You made it. You’re in the winner’s circle — a multi-six-figure income. Financial nirvana. Your money problems are over … right?

That’s actually not true. High-earning workers are notoriously bad money managers. A stunning pre-pandemic study by Wilson Towers Watson revealed that 18% of $100,000+ earners technically live “paycheck to paycheck” — that is, with debt and little in the way of savings or emergency reserves.

Granted, that’s lower than the Charles Schwab estimate of 59% of all income levels … but why isn’t the number 0%? Even if they don’t live paycheck to paycheck, every high earner knows of at least ten high earners who still, shockingly, fret about bills. If you’re uncomfortable reading this, it might be you. As an Emergency Medicine Physician, it hits close to me too.

As a result, these “high-earning wage slaves” end up working much longer than they have to. They could have retired at 40, or at least scaled back to focus on their passions. So why do they end up sweating bills until forced into retirement at 65?

Here are four notorious traps of the high-income lifestyle that cause high earners to work longer than they have to …

1. Lifestyle Inflation

Call it “keeping up with the Joneses.” Once we start earning a higher income, we feel like we need to affect the same lifestyle as our colleagues of similar income. The next thing we know, we have a boat payment, a Jaguar on lease, a collection of Rolexes, and a 7-bedroom McMansion for a family of three.

As a result, as high earners we succumb to the temptation of living outside our means just like surely as middle- and low-income earners with credit card debt. Big paycheck or no paycheck — we’re only human.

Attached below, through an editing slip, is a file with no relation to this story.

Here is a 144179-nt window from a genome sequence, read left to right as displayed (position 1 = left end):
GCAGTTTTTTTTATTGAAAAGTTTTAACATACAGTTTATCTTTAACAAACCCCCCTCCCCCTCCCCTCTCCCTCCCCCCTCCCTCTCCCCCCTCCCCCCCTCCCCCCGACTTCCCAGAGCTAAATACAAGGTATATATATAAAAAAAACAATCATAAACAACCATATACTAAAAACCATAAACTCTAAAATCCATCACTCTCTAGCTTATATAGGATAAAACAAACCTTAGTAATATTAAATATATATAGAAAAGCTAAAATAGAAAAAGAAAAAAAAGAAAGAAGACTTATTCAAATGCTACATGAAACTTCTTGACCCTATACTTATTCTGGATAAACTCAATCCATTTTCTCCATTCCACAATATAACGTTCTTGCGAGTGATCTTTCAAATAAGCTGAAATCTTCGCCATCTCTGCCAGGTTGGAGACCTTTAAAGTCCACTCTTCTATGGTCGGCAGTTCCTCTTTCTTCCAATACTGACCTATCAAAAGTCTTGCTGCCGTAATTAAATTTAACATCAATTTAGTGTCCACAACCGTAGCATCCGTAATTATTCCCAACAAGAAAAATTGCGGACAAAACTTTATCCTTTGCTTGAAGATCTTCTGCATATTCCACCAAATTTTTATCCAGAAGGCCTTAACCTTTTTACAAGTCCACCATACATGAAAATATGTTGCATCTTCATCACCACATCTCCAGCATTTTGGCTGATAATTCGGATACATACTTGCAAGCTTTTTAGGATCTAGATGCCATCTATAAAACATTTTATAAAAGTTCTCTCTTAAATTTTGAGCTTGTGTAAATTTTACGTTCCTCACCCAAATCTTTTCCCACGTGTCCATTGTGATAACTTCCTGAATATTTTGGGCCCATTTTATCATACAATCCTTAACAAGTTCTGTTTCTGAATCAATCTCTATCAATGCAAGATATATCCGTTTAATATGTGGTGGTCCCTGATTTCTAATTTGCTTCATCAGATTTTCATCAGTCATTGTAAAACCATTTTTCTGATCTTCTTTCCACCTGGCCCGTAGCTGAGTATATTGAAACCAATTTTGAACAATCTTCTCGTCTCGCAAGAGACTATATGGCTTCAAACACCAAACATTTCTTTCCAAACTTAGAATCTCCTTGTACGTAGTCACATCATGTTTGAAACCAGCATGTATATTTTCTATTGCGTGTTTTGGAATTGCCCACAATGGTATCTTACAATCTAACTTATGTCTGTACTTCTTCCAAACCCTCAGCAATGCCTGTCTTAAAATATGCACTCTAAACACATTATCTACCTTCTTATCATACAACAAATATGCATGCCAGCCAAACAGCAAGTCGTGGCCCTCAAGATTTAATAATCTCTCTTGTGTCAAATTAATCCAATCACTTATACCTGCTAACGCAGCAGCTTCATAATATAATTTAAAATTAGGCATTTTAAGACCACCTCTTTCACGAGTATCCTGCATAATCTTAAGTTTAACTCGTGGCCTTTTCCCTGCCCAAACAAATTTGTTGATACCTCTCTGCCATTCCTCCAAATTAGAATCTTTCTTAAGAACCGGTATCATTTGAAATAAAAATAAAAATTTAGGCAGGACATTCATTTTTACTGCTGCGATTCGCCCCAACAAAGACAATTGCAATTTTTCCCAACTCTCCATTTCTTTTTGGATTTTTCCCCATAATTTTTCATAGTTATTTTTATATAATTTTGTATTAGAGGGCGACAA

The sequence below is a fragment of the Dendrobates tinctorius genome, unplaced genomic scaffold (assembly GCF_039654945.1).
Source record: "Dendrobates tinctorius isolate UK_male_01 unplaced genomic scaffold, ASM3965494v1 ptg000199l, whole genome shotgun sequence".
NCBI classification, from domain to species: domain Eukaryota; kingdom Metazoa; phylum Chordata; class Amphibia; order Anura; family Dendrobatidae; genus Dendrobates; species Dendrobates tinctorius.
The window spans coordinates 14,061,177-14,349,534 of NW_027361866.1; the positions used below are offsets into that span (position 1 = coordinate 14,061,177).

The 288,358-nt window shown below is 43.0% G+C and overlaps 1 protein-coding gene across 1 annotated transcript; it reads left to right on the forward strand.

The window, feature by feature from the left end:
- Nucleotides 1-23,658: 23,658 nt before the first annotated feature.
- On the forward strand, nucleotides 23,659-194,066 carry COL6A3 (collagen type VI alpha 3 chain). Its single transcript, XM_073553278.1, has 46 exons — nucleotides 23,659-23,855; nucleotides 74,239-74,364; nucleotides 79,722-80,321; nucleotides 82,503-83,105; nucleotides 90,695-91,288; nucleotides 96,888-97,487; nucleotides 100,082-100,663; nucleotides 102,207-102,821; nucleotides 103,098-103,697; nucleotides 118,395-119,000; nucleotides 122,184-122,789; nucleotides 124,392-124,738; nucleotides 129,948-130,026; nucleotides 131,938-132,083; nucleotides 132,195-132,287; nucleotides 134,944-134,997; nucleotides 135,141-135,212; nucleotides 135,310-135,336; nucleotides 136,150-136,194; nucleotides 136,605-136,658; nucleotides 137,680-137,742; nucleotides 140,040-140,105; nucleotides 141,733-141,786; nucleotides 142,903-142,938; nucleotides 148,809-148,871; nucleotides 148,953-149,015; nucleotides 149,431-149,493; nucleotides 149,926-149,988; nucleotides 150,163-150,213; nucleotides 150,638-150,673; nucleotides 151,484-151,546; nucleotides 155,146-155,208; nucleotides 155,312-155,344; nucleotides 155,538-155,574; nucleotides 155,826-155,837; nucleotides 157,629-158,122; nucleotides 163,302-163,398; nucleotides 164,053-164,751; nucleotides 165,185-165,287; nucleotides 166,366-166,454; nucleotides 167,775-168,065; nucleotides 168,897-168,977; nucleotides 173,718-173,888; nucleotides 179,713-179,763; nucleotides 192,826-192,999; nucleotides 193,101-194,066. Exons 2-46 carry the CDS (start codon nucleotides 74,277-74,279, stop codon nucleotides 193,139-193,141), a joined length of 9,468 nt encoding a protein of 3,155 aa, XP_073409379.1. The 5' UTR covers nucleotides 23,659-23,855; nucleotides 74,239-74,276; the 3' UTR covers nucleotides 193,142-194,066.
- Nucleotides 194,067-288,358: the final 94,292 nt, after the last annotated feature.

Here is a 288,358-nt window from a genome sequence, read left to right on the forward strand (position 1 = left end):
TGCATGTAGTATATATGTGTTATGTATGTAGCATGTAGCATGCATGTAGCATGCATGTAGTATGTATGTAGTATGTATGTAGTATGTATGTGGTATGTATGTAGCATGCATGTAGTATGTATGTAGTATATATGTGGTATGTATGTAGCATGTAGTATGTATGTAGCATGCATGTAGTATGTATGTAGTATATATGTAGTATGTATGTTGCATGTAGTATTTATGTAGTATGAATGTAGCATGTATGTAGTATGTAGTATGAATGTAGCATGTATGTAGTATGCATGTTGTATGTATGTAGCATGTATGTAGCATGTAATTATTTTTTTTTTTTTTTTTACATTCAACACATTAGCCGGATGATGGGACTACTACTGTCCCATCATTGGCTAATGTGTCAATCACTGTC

2. “One More Shift”

As an ER doctor, I know the allure of working “just one more shift.” For other high-earning professions it might be one more client, one more project, one more deal, etc. We justify unnecessary expenses with the mentality that we can just work a little more to pay for it. Often times, we feel guilty if we aren’t constantly pushing forward to the next thing and working harder.

The “One More Shift” obsession arises naturally from #1 — maybe the extra shift will justify the Rolex you want, or the bigger house you decided to get. And it’s what pushes high earners to work until they drop, even when financial freedom was so close that they could taste it.

3. Buying Liabilities Instead of Assets

The boat, the Jaguar, the Rolexes … they’re fun, but they are liabilities. If we revisit our Rich Dad/Poor Dad, a liability is something that takes money out of our pockets, making us poorer. An asset, in contrast, puts money into our pockets, making us richer.

It’s fun to spend money … and we’re fortunate enough to have money to spend. Why not spend it on assets instead of liabilities?

4. Not Investing for Cash Flow

Some high-earners do buy assets … but they invest speculatively, buying assets they hope will be worth more in the future. Stocks. Cryptocurrency. Expensive second homes. These assets can make them wealthier in the future (if the market cooperates) … but they don’t produce cash flow.

Without cash flow, you’re no closer to financial freedom because you are no closer to creating a passive income stream that can replace your current income stream. If you want to leverage your high income into an early retirement, you have to invest for cash flow.


Multifamily real estate is one of the best assets to buy if the goal is financial freedom. If you’re a high earner, the cash flow from multifamily real estate can retire you early and produce enough income to buy more assets … plus the luxuries that make it fun to have a high income!

All Aboard Capital helps high earners escape the “high-income rat race” and build a life of financial freedom through strategic multifamily investment. Ready to stop falling into the traps that lie downstream of a big paycheck? Reach out to us today!